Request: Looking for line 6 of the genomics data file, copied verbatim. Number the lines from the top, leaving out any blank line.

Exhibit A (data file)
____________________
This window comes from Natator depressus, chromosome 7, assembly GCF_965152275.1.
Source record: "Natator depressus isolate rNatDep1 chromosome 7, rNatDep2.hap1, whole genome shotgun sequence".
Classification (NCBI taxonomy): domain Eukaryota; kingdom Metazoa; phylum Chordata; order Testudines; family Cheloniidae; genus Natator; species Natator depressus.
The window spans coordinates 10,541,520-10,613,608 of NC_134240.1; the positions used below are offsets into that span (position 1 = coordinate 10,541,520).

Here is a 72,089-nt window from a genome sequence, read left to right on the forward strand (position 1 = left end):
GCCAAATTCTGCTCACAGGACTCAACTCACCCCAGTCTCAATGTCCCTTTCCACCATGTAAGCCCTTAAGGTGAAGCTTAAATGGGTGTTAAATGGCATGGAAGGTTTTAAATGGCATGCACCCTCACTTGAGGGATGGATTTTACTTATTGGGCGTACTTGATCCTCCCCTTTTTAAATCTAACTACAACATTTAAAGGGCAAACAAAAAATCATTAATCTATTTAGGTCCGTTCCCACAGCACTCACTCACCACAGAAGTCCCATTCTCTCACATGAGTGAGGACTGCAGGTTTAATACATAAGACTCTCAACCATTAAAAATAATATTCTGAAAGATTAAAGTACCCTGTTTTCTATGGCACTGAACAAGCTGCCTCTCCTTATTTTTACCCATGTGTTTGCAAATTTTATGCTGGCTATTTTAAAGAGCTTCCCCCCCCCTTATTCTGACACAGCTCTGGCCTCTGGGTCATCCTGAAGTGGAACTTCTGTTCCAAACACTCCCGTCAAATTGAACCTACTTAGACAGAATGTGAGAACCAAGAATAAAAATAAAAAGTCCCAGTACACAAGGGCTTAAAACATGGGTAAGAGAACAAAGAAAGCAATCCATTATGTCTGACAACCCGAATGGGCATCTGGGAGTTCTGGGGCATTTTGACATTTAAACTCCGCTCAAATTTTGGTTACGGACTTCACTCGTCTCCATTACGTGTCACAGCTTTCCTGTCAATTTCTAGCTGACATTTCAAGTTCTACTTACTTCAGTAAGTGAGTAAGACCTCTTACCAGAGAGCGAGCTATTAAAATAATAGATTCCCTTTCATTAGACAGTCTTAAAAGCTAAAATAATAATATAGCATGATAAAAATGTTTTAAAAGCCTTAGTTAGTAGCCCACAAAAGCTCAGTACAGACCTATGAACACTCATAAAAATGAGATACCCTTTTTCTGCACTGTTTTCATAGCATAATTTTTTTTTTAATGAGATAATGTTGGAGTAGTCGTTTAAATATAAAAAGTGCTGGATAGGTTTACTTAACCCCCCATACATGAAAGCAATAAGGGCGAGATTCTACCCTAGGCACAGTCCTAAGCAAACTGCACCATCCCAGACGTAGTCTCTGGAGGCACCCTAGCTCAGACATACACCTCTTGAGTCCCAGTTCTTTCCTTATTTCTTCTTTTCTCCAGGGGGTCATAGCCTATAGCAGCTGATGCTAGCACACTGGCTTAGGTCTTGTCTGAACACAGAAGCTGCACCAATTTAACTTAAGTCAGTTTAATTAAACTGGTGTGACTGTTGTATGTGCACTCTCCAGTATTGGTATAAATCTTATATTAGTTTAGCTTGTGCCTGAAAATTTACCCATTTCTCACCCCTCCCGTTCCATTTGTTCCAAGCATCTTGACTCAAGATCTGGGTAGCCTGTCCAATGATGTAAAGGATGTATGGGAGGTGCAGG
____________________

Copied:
GCCAAATTCTGCTCACAGGACTCAACTCACCCCAGTCTCAATGTCCCTTTCCACCATGTAAGCCCTTAAGGTGAAGCTTAAATGGGTGTTAAATGGCATGGAAGGTTTTAAATGGCATGCACCCTCACTTGAGGGATGGATTTTACTTATTGGGCGTACTTGATCCTCCCCTTTTTAAATCTAACTACAACATTTAAAGGGCAAACAAAAAATCATTAATCTATTTAGGTCCGTTCCCACAGCACTCACTCACCACAGAAGTCCCATTCTCTCACATGAGTGAGGACTGCAGGTTTAATACATAAGACTCTCAACCATTAAAAATAATATTCTGAAAGATTAAAGTACCCTGTTTTCTATGGCACTGAACAAGCTGCCTCTCCTTATTTTTACCCATGTGTTTGCAAATTTTATGCTGGCTATTTTAAAGAGCTTCCCCCCCCCTTATTCTGACACAGCTCTGGCCTCTGGGTCATCCTGAAGTGGAACTTCTGTTCCAAACACTCCCGTCAAATTGAACCTACTTAGACAGAATGTGAGAACCAAGAATAAAAATAAAAAGTCCCAGTACACAAGGGCTTAAAACATGGGTAAGAGAACAAAGAAAGCAATCCATTATGTCTGACAACCCGAATGGGCATCTGGGAGTTCTGGGGCATTTTGACATTTAAACTCCGCTCAAATTTTGGTTACGGACTTCACTCGTCTCCATTACGTGTCACAGCTTTCCTGTCAATTTCTAGCTGACATTTCAAGTTCTACTTACTTCAGTAAGTGAGTAAGACCTCTTACCAGAGAGCGAGCTATTAAAATAATAGATTCCCTTTCATTAGACAGTCTTAAAAGCTAAAATAATAATATAGCATGATAAAAATGTTTTAAAAGCCTTAGTTAGTAGCCCACAAAAGCTCAGTACAGACCTATGAACACTCATAAAAATGAGATACCCTTTTTCTGCACTGTTTTCATAGCATAATTTTTTTTTTAATGAGATAATGTTGGAGTAGTCGTTTAAATATAAAAAGTGCTGGATAGGTTTACTTAACCCCCCATACATGAAAGCAATAAGGGCGAGATTCTACCCTAGGCACAGTCCTAAGCAAACTGCACCATCCCAGACGTAGTCTCTGGAGGCACCCTAGCTCAGACATACACCTCTTGAGTCCCAGTTCTTTCCTTATTTCTTCTTTTCTCCAGGGGGTCATAGCCTATAGCAGCTGATGCTAGCACACTGGCTTAGGTCTTGTCTGAACACAGAAGCTGCACCAATTTAACTTAAGTCAGTTTAATTAAACTGGTGTGACTGTTGTATGTGCACTCTCCAGTATTGGTATAAATCTTATATTAGTTTAGCTTGTGCCTGAAAATTTACCCATTTCTCACCCCTCCCGTTCCATTTGTTCCAAGCATCTTGACTCAAGATCTGGGTAGCCTGTCCAATGATGTAAAGGATGTATGGGAGGTGCAGG